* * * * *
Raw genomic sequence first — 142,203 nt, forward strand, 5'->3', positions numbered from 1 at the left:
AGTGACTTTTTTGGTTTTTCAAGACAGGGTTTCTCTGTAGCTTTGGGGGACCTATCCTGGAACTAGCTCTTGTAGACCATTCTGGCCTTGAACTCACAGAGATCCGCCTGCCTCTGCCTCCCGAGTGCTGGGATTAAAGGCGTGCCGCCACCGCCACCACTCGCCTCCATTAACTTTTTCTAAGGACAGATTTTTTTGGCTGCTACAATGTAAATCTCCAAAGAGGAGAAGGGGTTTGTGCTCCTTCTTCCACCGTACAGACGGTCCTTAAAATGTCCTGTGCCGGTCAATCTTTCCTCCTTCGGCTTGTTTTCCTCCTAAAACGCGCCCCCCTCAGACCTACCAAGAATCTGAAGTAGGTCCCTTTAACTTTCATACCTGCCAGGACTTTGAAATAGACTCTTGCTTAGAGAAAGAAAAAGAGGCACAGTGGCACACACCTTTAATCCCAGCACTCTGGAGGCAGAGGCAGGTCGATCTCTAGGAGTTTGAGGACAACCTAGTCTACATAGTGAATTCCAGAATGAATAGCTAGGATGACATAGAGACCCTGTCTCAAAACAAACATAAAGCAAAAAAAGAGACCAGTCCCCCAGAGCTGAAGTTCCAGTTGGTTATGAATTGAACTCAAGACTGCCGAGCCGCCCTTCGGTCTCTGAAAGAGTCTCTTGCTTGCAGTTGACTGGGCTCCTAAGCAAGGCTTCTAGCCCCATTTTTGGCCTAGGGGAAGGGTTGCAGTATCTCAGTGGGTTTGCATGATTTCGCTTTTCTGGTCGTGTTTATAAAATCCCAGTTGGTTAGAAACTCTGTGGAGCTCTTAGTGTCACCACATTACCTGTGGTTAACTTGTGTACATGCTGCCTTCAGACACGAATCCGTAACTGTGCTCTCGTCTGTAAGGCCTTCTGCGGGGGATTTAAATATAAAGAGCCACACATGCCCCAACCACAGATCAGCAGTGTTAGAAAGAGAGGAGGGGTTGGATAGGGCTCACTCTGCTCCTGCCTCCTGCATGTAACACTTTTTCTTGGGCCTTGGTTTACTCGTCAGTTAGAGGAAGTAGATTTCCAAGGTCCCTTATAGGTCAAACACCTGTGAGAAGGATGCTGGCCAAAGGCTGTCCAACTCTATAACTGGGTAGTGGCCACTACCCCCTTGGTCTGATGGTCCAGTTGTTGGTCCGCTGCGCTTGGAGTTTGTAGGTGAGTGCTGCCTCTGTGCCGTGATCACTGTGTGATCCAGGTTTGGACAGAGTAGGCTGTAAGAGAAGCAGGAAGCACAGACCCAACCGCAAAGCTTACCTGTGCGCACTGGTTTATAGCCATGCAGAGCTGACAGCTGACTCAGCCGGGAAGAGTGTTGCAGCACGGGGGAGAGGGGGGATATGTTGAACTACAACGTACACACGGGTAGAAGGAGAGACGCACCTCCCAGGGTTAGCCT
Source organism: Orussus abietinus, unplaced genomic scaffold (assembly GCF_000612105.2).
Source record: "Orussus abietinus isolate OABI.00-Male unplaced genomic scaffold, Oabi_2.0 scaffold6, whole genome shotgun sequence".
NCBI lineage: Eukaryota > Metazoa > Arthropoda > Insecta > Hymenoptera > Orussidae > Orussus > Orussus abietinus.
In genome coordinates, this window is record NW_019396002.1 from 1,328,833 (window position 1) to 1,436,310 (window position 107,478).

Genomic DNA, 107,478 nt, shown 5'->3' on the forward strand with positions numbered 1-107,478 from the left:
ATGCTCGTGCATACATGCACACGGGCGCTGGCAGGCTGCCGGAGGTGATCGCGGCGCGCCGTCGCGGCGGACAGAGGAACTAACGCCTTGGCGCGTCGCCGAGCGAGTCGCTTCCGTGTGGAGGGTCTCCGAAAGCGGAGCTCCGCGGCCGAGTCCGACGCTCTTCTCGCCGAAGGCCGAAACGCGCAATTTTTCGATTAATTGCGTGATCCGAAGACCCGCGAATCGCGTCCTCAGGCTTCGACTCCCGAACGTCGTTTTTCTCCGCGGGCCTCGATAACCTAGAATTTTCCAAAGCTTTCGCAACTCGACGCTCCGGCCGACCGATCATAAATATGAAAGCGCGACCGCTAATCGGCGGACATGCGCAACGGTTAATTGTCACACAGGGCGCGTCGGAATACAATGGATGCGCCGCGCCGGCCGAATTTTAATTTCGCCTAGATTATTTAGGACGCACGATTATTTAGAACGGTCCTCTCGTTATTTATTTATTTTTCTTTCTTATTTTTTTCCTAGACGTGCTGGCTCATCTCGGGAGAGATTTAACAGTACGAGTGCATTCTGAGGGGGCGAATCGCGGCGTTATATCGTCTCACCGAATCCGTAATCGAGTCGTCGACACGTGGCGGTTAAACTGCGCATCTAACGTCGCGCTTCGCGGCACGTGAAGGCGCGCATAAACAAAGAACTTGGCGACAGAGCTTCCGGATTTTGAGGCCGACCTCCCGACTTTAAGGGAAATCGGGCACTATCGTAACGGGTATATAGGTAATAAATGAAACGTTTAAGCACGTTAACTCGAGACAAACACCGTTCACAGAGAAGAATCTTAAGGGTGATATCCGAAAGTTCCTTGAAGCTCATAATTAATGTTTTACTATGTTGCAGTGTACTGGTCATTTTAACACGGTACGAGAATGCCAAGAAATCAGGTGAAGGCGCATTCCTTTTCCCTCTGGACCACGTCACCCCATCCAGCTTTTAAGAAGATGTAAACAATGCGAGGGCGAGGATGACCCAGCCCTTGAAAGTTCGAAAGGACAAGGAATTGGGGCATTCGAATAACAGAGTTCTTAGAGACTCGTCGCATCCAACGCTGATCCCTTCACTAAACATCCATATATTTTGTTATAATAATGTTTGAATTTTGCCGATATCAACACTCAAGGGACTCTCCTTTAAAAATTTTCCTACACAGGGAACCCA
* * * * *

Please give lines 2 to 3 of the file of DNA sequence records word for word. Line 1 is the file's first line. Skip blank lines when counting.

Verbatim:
AGTGACTTTTTTGGTTTTTCAAGACAGGGTTTCTCTGTAGCTTTGGGGGACCTATCCTGGAACTAGCTCTTGTAGACCATTCTGGCCTTGAACTCACAGAGATCCGCCTGCCTCTGCCTCCCGAGTGCTGGGATTAAAGGCGTGCCGCCACCGCCACCACTCGCCTCCATTAACTTTTTCTAAGGACAGATTTTTTTGGCTGCTACAATGTAAATCTCCAAAGAGGAGAAGGGGTTTGTGCTCCTTCTTCCACCGTACAGACGGTCCTTAAAATGTCCTGTGCCGGTCAATCTTTCCTCCTTCGGCTTGTTTTCCTCCTAAAACGCGCCCCCCTCAGACCTACCAAGAATCTGAAGTAGGTCCCTTTAACTTTCATACCTGCCAGGACTTTGAAATAGACTCTTGCTTAGAGAAAGAAAAAGAGGCACAGTGGCACACACCTTTAATCCCAGCACTCTGGAGGCAGAGGCAGGTCGATCTCTAGGAGTTTGAGGACAACCTAGTCTACATAGTGAATTCCAGAATGAATAGCTAGGATGACATAGAGACCCTGTCTCAAAACAAACATAAAGCAAAAAAAGAGACCAGTCCCCCAGAGCTGAAGTTCCAGTTGGTTATGAATTGAACTCAAGACTGCCGAGCCGCCCTTCGGTCTCTGAAAGAGTCTCTTGCTTGCAGTTGACTGGGCTCCTAAGCAAGGCTTCTAGCCCCATTTTTGGCCTAGGGGAAGGGTTGCAGTATCTCAGTGGGTTTGCATGATTTCGCTTTTCTGGTCGTGTTTATAAAATCCCAGTTGGTTAGAAACTCTGTGGAGCTCTTAGTGTCACCACATTACCTGTGGTTAACTTGTGTACATGCTGCCTTCAGACACGAATCCGTAACTGTGCTCTCGTCTGTAAGGCCTTCTGCGGGGGATTTAAATATAAAGAGCCACACATGCCCCAACCACAGATCAGCAGTGTTAGAAAGAGAGGAGGGGTTGGATAGGGCTCACTCTGCTCCTGCCTCCTGCATGTAACACTTTTTCTTGGGCCTTGGTTTACTCGTCAGTTAGAGGAAGTAGATTTCCAAGGTCCCTTATAGGTCAAACACCTGTGAGAAGGATGCTGGCCAAAGGCTGTCCAACTCTATAACTGGGTAGTGGCCACTACCCCCTTGGTCTGATGGTCCAGTTGTTGGTCCGCTGCGCTTGGAGTTTGTAGGTGAGTGCTGCCTCTGTGCCGTGATCACTGTGTGATCCAGGTTTGGACAGAGTAGGCTGTAAGAGAAGCAGGAAGCACAGACCCAACCGCAAAGCTTACCTGTGCGCACTGGTTTATAGCCATGCAGAGCTGACAGCTGACTCAGCCGGGAAGAGTGTTGCAGCACGGGGGAGAGGGGGGATATGTTGAACTACAACGTACACACGGGTAGAAGGAGAGACGCACCTCCCAGGGTTAGCCT
Source organism: Orussus abietinus, unplaced genomic scaffold (assembly GCF_000612105.2).